Of course, as with the other local festivals we have visited over the years, there were many other stalls selling local handicrafts, which are always lovely and Caromb was no exception. I was particularly taken by the pottery on this stall, particularly the large and rather lurid snails, which seemed ready to crawl down onto the next shelf…..

These snails were just lovely

These snails were just lovely

also the games made from local river pebbles…… simple but beautifully presented and a great idea…………..

Simply stylish fun

Simply stylish fun

there were also some nice paintings ………….

Simple still-lifes would look great on the kitchen wall

Simple still-lifes would look great on the kitchen wall

and some particularly stunning silver jewellery……

I always find myself drawn to the silver designs

I always find myself drawn to the silver designs

As ever I was very tempted by many things, but with only having handlebar-bags on the bikes our carrying space was especially limited so we restricted ourselves to buying figs (in a variety of guises) for lunch, before moving on.

The whole occasion was delightful. The centre of the village had a lovely buzz about it and it was a great way to spend a couple of hours on Bastille Day, providing us with a perfect break and lunch-stop during our cycle-ride, which was further diverted when we noticed a sign for a ‘Melon Festival’ that afternoon in Pernes-Les-Fontaines (so many festivals….. so little time!)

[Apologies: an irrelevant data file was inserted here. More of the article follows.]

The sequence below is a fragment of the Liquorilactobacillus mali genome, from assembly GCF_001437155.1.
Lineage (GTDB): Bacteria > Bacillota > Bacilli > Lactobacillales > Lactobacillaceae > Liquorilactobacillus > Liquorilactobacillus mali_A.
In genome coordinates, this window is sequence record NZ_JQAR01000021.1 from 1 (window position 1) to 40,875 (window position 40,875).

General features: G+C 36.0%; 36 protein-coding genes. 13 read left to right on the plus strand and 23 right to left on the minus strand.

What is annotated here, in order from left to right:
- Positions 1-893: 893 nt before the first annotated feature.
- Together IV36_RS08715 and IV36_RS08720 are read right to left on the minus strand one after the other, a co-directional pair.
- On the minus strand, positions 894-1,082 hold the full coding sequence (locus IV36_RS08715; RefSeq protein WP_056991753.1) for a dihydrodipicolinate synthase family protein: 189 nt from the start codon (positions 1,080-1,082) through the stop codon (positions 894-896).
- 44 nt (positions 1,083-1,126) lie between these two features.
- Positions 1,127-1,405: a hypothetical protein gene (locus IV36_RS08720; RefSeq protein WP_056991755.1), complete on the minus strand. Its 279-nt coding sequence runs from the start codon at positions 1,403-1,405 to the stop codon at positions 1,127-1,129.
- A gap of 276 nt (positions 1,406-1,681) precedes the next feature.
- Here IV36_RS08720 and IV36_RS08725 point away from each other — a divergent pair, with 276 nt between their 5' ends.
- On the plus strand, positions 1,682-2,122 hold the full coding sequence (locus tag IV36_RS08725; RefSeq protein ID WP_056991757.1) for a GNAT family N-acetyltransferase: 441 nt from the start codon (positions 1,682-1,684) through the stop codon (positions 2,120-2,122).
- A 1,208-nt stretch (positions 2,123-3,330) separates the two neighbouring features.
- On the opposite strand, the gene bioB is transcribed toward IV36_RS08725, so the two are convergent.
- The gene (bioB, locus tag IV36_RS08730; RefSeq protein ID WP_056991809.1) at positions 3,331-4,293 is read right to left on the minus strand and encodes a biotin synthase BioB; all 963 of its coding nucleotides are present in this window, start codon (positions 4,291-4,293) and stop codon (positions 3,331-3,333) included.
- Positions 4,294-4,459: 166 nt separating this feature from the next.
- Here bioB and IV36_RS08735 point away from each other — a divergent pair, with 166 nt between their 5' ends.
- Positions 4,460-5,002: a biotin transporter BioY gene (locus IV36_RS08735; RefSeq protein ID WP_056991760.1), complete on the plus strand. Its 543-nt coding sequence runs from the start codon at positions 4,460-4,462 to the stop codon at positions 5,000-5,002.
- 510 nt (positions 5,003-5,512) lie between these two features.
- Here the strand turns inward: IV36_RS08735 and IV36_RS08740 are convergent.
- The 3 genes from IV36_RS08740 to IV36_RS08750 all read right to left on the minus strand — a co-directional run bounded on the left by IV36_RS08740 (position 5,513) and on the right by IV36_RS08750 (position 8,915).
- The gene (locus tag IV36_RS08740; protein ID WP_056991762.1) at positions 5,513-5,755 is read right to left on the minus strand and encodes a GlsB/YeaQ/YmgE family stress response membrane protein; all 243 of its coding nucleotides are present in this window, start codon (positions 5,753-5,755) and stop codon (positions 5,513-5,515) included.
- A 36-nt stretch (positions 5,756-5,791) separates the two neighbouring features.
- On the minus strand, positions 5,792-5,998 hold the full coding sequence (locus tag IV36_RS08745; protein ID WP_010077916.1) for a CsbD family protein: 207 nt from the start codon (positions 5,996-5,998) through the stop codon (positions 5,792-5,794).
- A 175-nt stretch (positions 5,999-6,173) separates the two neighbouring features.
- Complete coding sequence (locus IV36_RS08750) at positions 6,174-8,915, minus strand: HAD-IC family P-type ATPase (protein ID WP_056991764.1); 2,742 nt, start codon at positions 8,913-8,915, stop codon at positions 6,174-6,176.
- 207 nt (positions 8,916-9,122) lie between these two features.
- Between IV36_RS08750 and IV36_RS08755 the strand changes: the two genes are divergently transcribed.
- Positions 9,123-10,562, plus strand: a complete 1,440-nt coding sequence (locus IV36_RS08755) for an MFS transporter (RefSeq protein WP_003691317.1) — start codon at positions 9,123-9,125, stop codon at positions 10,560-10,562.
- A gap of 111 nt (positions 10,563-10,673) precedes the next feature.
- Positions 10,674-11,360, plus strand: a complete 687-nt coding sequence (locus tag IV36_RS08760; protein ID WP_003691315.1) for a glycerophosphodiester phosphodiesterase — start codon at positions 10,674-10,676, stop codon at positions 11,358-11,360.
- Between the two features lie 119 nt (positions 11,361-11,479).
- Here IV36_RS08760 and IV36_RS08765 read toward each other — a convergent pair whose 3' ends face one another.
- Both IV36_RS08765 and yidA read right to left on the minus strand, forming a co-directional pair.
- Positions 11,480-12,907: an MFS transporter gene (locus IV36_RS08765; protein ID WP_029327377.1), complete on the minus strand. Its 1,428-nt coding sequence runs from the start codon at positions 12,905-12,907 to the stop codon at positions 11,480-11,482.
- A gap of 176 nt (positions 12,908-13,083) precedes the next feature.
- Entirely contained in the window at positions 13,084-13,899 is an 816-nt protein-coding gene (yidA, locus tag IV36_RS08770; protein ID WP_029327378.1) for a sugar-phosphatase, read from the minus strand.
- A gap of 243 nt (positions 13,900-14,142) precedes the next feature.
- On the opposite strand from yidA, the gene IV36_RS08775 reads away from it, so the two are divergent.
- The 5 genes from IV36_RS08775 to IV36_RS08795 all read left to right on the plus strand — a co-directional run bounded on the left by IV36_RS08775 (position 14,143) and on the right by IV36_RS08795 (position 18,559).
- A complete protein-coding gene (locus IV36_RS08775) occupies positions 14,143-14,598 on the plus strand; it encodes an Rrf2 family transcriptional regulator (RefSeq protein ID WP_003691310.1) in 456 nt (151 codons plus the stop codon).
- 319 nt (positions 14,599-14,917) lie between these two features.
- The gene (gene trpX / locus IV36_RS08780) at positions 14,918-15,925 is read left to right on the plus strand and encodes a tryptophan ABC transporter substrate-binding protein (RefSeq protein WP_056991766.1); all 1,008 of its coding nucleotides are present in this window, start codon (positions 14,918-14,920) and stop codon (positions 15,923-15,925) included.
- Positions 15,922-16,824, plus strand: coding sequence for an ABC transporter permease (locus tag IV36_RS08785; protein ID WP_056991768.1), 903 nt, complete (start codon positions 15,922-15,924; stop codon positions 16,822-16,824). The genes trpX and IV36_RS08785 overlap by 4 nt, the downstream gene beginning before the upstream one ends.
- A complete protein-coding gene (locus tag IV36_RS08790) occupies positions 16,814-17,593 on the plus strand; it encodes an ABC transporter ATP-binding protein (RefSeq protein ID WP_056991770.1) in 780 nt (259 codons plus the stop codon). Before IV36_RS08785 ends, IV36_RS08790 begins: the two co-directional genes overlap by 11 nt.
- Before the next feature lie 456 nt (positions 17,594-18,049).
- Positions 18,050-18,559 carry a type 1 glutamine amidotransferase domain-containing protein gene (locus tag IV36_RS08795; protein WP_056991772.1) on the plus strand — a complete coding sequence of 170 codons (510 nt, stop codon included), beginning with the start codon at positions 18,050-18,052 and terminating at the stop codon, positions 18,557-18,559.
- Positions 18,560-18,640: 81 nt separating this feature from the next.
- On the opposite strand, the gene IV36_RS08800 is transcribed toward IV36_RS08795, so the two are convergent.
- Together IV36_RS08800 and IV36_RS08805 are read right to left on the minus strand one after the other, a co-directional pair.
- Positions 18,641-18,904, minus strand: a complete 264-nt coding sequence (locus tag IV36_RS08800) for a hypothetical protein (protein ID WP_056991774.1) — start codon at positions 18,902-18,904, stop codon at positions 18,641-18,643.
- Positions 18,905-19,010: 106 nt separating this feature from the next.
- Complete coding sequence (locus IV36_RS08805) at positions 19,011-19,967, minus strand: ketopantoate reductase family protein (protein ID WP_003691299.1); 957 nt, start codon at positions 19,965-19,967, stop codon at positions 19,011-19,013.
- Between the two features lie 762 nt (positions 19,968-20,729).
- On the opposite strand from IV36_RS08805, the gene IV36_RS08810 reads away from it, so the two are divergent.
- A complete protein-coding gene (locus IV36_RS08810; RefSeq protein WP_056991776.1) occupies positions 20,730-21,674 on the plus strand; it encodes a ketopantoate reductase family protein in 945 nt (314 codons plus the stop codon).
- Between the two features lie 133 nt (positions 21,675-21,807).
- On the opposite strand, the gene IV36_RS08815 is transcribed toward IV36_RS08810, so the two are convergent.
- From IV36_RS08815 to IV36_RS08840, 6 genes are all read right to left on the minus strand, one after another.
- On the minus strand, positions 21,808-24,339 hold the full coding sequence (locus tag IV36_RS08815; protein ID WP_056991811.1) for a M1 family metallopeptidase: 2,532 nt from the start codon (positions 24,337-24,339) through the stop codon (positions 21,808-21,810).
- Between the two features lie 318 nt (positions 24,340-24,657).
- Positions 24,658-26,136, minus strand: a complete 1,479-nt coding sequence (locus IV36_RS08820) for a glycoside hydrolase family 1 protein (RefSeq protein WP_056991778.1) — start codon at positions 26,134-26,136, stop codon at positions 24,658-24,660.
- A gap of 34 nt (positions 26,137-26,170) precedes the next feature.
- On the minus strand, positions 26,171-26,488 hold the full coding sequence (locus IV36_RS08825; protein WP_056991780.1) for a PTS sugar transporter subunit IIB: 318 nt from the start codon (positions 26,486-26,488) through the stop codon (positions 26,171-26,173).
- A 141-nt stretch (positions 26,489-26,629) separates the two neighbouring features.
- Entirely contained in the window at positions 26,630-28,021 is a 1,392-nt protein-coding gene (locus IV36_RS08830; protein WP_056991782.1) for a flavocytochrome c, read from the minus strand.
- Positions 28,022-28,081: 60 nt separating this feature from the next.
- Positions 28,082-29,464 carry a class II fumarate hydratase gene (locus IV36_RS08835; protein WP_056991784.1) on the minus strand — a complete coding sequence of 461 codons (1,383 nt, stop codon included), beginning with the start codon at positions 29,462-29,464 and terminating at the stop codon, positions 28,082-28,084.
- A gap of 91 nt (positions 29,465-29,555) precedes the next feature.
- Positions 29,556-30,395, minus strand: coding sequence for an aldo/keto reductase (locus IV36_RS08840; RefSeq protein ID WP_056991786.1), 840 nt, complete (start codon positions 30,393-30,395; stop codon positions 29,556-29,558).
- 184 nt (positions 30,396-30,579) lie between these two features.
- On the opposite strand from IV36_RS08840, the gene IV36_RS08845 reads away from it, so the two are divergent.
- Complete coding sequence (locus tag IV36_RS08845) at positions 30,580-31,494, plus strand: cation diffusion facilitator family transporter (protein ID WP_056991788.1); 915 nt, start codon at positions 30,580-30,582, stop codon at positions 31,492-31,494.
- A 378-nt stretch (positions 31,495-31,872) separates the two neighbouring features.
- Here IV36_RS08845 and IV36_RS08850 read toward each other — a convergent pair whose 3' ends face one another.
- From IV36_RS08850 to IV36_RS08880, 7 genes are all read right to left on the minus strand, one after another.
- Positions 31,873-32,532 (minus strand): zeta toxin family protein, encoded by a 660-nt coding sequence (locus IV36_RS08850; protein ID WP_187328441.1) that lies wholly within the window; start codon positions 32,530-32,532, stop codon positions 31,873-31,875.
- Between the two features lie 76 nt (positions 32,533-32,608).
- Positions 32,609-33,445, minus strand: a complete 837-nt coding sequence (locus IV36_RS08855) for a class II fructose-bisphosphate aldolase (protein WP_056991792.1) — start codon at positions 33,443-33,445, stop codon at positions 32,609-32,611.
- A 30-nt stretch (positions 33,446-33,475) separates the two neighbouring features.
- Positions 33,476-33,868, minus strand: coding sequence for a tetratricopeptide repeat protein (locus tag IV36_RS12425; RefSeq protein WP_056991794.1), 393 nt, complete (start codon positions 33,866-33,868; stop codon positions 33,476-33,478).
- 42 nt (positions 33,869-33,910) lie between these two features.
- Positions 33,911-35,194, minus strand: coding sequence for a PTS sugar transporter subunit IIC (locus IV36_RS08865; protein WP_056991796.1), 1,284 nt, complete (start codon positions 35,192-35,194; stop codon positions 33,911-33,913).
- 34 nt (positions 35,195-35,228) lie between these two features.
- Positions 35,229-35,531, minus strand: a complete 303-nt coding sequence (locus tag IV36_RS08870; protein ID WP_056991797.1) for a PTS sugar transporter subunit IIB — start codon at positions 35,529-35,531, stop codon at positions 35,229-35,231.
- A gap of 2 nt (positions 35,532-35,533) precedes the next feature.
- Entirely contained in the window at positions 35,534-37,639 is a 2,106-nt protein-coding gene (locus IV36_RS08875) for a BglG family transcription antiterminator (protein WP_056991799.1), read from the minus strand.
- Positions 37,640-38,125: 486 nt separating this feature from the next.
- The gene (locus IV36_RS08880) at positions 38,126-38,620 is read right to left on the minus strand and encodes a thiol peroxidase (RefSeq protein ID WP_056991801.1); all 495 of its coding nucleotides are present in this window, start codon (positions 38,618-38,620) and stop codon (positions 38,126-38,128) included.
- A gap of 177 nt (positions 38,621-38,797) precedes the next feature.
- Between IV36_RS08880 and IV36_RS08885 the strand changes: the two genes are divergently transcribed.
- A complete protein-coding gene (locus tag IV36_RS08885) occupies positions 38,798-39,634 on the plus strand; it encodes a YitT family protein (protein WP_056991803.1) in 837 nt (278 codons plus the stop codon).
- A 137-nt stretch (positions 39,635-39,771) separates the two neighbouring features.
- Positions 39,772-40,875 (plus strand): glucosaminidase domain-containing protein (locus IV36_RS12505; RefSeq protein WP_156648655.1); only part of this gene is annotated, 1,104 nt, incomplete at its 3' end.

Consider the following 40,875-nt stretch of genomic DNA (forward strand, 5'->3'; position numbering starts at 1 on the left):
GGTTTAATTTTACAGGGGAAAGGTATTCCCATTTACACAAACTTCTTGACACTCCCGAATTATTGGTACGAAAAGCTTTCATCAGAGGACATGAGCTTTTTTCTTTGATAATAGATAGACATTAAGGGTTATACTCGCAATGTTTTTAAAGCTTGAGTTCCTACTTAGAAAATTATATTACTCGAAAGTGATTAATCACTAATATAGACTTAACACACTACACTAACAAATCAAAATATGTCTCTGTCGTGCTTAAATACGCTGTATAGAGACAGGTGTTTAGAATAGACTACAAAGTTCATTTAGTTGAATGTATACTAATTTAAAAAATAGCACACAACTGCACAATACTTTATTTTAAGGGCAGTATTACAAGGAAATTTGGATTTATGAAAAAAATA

There was one thing though that did leave us rather intrigued and that was why the horse taking part in the main parade was wearing a tweed ‘flat-cap’ …………

A bit bizarre!!

A bit bizarre!!

It didn’t seem to be doing much to keep the sun off its face, nor did it appear to be acting as a particularly effective fly-repellant. For us it was just one of those rather ‘bizarre’ sights that helps make France what is is and to be honest we can’t wait to return.

Sharing this post via #FarawayFiles through this week’s Oregongirlworld https://oregongirlaroundtheworld.files.wordpress.com/2016/10/faraway_files_travel_blog_linkup_badge.jpg?w=640